Export paper trail strangles Kenyan sales and earnings

Few local producers can fund the multi-layered paper trail necessary to selling their goods beyond Kenya, in sharp contrast to Rwanda, which has unleashed an exports bulge by simplifying processes, reports James Momanyi.

Albert Gekonde formed his candle making company in 2007, just three years after completing his engineering course from a local university. Within a short time, the company, specialising in the manufacture of multifloral beeswax candles ,had established a niche in the local market and the young entrepreneur began to think of venturing into the deep end: the export market.

Albert started researching possible regional and international markets and export procedures. But after some time, he quit, to concentrate his efforts in the local market. The reality is that exporting simply involved too much red tape to be viable.

Yet the country’s only long-term path to a strong shilling lies in growing exports.

But for Albert, it’s a mission he will not be contributing to for the timebeing.

“I am based in Nakuru and when I did my research, most of the export processes are done in Nairobi. I developed a feeling that the processes are straining and that government has not done enough to centralise some of the services so that we can have a one stop shop where exporters and even importer can do all the paper work without visiting different offices located in different places, which are far apart,” observed Gekonde.

For while other countries have minimised export procedures and decentralised the process to encourage and increase the volume of exports, Kenya is still stuck with a cumbersome export process characterised by elaborate export licencing procedures and decentralised licencing agencies, which are discouraging small scale producers from exporting and starving the country of precious foreign exchange earnings.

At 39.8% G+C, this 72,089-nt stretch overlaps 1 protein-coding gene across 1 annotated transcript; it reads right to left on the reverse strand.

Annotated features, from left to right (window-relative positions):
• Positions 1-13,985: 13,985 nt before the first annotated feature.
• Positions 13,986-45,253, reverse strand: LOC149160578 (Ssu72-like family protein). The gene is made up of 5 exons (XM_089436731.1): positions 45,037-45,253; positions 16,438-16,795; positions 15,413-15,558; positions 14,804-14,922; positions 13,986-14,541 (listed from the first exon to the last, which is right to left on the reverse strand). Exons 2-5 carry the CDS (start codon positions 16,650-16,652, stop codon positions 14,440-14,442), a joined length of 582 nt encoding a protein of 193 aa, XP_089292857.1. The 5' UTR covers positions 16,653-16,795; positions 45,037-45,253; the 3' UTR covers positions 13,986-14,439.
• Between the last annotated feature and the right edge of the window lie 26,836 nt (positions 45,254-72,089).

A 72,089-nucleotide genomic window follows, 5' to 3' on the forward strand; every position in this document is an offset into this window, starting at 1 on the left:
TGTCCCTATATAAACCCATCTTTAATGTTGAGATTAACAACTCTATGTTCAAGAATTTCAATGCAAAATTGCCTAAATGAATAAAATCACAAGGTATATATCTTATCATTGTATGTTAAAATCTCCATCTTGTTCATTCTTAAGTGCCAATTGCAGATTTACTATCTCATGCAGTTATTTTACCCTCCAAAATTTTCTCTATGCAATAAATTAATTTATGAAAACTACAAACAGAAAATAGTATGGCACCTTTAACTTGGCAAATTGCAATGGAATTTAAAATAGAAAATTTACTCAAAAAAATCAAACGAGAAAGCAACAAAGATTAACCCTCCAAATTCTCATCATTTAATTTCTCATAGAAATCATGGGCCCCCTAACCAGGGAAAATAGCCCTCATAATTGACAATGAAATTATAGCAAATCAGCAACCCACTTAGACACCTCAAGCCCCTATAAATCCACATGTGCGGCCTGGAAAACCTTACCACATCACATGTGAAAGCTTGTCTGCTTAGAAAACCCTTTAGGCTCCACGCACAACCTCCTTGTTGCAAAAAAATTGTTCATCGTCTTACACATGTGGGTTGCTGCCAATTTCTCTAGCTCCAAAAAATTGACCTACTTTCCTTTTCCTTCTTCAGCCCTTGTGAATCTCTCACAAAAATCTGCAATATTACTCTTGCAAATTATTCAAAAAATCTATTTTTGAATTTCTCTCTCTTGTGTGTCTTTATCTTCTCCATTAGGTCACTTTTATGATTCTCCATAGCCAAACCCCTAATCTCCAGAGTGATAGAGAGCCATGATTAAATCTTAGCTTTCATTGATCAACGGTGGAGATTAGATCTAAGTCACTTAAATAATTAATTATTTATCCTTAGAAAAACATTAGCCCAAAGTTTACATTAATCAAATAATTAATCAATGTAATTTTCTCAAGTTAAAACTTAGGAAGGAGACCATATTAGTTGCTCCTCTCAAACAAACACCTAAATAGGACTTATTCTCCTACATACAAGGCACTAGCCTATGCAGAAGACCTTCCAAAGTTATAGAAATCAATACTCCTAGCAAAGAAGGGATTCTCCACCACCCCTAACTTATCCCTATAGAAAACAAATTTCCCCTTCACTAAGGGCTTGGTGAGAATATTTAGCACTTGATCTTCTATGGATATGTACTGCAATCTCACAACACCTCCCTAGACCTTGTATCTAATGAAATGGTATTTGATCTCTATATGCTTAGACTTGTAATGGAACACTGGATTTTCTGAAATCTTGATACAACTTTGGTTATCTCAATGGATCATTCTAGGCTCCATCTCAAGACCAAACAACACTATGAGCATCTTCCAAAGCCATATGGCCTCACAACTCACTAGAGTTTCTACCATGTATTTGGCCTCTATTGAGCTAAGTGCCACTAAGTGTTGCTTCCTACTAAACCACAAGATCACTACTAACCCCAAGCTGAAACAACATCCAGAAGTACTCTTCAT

Rwanda, by contrast, has managed to streamline its export documentation and processes, with impressive results.

The country set up the Rwanda Development Board bringing together all the government agencies responsible for the investor experience under one roof. This includes key agencies responsible for business registration, investment promotion, environmental clearances, privatisation and specialist agencies that support the priority sectors of ICT and tourism as well as SMEs and human capacity development in the private sector.

The body is modelled on international best practice examples from Singapore and Costa Rica. In 2010, RDB developed a 5-year National Export Strategy (NES). In the short and medium term, the country is focussing on traditional sectors of tea, coffee, tourism and mining, as well as nascent, non-traditional export sectors, such as horticulture and business process outsourcing.

The strategy focuses on removing the key barriers and constraints to trade in Rwanda and on driving export capacity, sophistication and revenues, while taking into account the many inter-related cross-cutting components that build trade competitiveness.

These efforts have seen the country’s exports increase significantly in recent years, from $367m in 2009 to $454m in 2010.

The country has also made significant improvements in its business environment, with its entry as the most competitive East African country in the WEF ratings, and its 2011 World Bank Doing Business rankings of 58th.

By contrast, Kenya, which is a regional economic giant, is yet to walk the path of decentralising its export operations so as to encourage more people to export, despite its galloping trade deficit.

In 2006, Kenya exported some $3.4bn worth of goods, led by tea, horticultural products, coffee, petroleum products, fish and cement. But it imported almost twice as much, as some $6.8bn-worth of goods ranging from machinery, transportation equipment, petroleum products and motor vehicles to iron, steel and plastics.

Moreover, it’s a gap that keeps widening. In the 10 months to October 2011, exports were worth Sh45.3bn, compared to imports that were three times larger at Sh115.7bn.This has seen the price of the shilling under constant pressure.